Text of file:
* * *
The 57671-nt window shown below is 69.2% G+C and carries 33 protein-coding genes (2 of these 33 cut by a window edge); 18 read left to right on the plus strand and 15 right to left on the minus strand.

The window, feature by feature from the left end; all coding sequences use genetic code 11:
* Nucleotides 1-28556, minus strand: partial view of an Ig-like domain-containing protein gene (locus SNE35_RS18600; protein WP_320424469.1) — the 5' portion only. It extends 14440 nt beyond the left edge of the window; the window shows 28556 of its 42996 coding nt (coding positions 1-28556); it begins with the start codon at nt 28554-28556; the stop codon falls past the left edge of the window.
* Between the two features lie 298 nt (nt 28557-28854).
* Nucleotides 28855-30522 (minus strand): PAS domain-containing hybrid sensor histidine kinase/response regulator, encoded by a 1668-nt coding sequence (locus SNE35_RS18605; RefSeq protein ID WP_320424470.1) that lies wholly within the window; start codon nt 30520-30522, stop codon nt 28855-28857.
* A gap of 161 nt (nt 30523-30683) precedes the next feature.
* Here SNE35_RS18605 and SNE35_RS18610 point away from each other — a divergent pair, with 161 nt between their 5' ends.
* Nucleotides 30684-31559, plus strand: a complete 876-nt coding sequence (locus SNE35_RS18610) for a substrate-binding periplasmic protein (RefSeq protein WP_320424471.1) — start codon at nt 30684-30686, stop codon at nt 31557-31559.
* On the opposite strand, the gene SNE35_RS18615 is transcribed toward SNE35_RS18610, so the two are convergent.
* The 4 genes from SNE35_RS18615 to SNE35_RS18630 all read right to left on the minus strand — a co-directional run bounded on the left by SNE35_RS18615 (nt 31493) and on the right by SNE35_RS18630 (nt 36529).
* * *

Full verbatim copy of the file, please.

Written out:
The 57671-nt window shown below is 69.2% G+C and carries 33 protein-coding genes (2 of these 33 cut by a window edge); 18 read left to right on the plus strand and 15 right to left on the minus strand.

The window, feature by feature from the left end; all coding sequences use genetic code 11:
* Nucleotides 1-28556, minus strand: partial view of an Ig-like domain-containing protein gene (locus SNE35_RS18600; protein WP_320424469.1) — the 5' portion only. It extends 14440 nt beyond the left edge of the window; the window shows 28556 of its 42996 coding nt (coding positions 1-28556); it begins with the start codon at nt 28554-28556; the stop codon falls past the left edge of the window.
* Between the two features lie 298 nt (nt 28557-28854).
* Nucleotides 28855-30522 (minus strand): PAS domain-containing hybrid sensor histidine kinase/response regulator, encoded by a 1668-nt coding sequence (locus SNE35_RS18605; RefSeq protein ID WP_320424470.1) that lies wholly within the window; start codon nt 30520-30522, stop codon nt 28855-28857.
* A gap of 161 nt (nt 30523-30683) precedes the next feature.
* Here SNE35_RS18605 and SNE35_RS18610 point away from each other — a divergent pair, with 161 nt between their 5' ends.
* Nucleotides 30684-31559, plus strand: a complete 876-nt coding sequence (locus SNE35_RS18610) for a substrate-binding periplasmic protein (RefSeq protein WP_320424471.1) — start codon at nt 30684-30686, stop codon at nt 31557-31559.
* On the opposite strand, the gene SNE35_RS18615 is transcribed toward SNE35_RS18610, so the two are convergent.
* The 4 genes from SNE35_RS18615 to SNE35_RS18630 all read right to left on the minus strand — a co-directional run bounded on the left by SNE35_RS18615 (nt 31493) and on the right by SNE35_RS18630 (nt 36529).